As provided for in the rules, the information requested may be information that is in the knowledge or belief of a person, or be recorded in a document or other record in any format that a person has in his possession, custody or control. Therefore, recipients of communications issued by the compiler must take into account the amount of information they store (and in what form) in order to ensure that they disclose all relevant information in accordance with the communication. This agreement, published in April 2002, is not a binding instrument, but includes two model bilateral agreements. A large number of bilateral agreements have been based on this agreement (see below). The Organisation for Economic Co-operation and Development (OECD) has developed a process for certain legal consultations of offshore financial centres outside the OECD to commit to eliminating harmful international tax evasion and tax avoidance. These jurisdictions can do this by signing Tax Information Exchange Agreements (TIEAs) with OECD member countries and jointly engaged jurisconsultations called “participating partners”. Legal systems may also choose to use the text of the articles of the Model Protocol if they wish to include in a new TIEA the provisions on the automatic and spontaneous exchange of information. Tax Information Exchange Agreements (TIEAs) provide for the exchange of information on request concerning a criminal or civil tax investigation or civil tax matters under investigation. In order to be able to request administrative assistance, a requesting country must demonstrate that the information requested is foreseeable: if the request for information relates to a civil tax case, the request can only be made for matters that arise on the day or after the execution of the TIEA.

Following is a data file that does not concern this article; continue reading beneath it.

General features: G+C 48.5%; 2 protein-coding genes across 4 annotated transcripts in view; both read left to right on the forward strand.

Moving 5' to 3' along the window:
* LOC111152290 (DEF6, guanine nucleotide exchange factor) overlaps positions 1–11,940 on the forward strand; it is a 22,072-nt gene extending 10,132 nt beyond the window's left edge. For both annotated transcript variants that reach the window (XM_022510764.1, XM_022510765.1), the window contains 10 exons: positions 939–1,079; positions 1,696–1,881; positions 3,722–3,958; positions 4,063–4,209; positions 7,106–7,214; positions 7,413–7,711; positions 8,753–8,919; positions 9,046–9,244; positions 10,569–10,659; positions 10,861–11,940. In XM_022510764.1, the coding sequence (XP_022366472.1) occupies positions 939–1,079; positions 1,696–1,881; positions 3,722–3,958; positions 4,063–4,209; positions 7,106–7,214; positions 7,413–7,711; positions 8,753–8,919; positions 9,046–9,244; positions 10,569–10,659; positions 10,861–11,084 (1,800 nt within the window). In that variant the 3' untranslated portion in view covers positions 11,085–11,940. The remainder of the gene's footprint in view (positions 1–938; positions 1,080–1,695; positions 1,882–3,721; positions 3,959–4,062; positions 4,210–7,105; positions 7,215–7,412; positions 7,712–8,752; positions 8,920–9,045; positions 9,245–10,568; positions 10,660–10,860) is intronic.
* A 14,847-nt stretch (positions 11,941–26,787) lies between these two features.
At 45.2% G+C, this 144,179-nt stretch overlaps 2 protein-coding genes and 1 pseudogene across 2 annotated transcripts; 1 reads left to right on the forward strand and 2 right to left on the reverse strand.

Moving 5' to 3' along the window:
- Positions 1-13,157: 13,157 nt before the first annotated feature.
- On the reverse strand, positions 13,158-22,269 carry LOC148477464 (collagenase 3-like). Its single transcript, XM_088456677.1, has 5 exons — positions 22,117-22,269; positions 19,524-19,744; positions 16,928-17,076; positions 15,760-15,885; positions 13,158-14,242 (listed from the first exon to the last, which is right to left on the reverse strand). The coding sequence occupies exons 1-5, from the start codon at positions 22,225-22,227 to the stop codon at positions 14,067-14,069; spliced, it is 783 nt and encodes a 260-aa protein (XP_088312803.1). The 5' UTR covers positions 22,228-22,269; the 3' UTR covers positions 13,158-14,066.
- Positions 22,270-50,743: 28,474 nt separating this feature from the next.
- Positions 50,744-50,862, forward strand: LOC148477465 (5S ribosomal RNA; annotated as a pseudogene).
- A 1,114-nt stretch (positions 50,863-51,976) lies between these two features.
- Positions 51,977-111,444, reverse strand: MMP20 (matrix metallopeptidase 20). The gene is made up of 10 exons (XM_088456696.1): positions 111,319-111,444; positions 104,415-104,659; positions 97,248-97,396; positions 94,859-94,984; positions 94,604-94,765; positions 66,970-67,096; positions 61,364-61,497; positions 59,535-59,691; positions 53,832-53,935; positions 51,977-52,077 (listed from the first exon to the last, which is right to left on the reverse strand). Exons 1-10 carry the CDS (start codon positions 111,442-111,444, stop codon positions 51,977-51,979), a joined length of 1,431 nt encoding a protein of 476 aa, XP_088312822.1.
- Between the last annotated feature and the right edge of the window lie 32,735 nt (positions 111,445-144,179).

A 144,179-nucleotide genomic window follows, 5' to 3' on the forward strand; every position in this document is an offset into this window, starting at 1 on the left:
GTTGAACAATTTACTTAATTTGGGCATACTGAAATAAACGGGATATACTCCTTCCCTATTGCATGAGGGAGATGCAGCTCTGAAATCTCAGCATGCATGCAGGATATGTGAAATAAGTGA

On the other hand, requests for information in criminal tax matters may be submitted for each period before or after the execution of the TIEA. This was confirmed in the case of Volaw Trust and Corporate Services Limited and Larsen against Office of the Comptroller of Taxes  JRC 095 (the “Volaw case”). For example, the ability to exchange information cannot be hindered by restrictions such as bank secrecy laws or a restriction, only to obtain and exchange the information necessary for their national tax administration. Communications from the ComptrollerThere are two categories of notifications that the compiler may issue according to the rules upon receipt of a request from a foreign competent authority that it deems appropriate, (i) communications issued directly to taxpayers (i.e. .